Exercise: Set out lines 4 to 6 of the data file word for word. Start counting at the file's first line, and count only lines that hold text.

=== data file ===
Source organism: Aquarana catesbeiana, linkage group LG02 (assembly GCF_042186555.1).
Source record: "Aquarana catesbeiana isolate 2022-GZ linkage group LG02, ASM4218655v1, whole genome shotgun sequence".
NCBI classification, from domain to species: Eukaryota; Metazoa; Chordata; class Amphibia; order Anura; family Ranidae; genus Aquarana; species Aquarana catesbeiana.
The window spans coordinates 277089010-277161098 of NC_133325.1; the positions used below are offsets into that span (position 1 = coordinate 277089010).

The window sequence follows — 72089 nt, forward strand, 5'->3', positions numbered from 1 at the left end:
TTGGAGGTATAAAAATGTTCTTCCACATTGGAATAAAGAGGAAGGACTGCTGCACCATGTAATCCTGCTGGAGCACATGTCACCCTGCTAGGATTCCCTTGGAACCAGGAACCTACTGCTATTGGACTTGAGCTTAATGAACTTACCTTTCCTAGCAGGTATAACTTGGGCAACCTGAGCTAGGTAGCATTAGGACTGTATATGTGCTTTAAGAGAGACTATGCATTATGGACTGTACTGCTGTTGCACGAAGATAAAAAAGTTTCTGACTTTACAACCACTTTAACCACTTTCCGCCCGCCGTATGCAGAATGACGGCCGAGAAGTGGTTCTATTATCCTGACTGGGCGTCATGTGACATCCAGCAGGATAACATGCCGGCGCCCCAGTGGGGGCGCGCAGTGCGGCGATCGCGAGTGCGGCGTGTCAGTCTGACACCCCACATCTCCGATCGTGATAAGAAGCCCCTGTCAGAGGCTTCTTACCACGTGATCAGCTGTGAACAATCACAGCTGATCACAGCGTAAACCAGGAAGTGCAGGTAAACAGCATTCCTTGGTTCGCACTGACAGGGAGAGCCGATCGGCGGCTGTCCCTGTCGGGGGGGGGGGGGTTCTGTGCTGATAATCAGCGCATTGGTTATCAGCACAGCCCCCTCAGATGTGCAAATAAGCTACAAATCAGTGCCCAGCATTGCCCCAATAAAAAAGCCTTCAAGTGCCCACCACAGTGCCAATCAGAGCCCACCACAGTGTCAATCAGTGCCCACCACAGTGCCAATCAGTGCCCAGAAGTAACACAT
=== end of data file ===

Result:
The window spans coordinates 277089010-277161098 of NC_133325.1; the positions used below are offsets into that span (position 1 = coordinate 277089010).

The window sequence follows — 72089 nt, forward strand, 5'->3', positions numbered from 1 at the left end:
TTGGAGGTATAAAAATGTTCTTCCACATTGGAATAAAGAGGAAGGACTGCTGCACCATGTAATCCTGCTGGAGCACATGTCACCCTGCTAGGATTCCCTTGGAACCAGGAACCTACTGCTATTGGACTTGAGCTTAATGAACTTACCTTTCCTAGCAGGTATAACTTGGGCAACCTGAGCTAGGTAGCATTAGGACTGTATATGTGCTTTAAGAGAGACTATGCATTATGGACTGTACTGCTGTTGCACGAAGATAAAAAAGTTTCTGACTTTACAACCACTTTAACCACTTTCCGCCCGCCGTATGCAGAATGACGGCCGAGAAGTGGTTCTATTATCCTGACTGGGCGTCATGTGACATCCAGCAGGATAACATGCCGGCGCCCCAGTGGGGGCGCGCAGTGCGGCGATCGCGAGTGCGGCGTGTCAGTCTGACACCCCACATCTCCGATCGTGATAAGAAGCCCCTGTCAGAGGCTTCTTACCACGTGATCAGCTGTGAACAATCACAGCTGATCACAGCGTAAACCAGGAAGTGCAGGTAAACAGCATTCCTTGGTTCGCACTGACAGGGAGAGCCGATCGGCGGCTGTCCCTGTCGGGGGGGGGGGGGTTCTGTGCTGATAATCAGCGCATTGGTTATCAGCACAGCCCCCTCAGATGTGCAAATAAGCTACAAATCAGTGCCCAGCATTGCCCCAATAAAAAAGCCTTCAAGTGCCCACCACAGTGCCAATCAGAGCCCACCACAGTGTCAATCAGTGCCCACCACAGTGCCAATCAGTGCCCAGAAGTAACACAT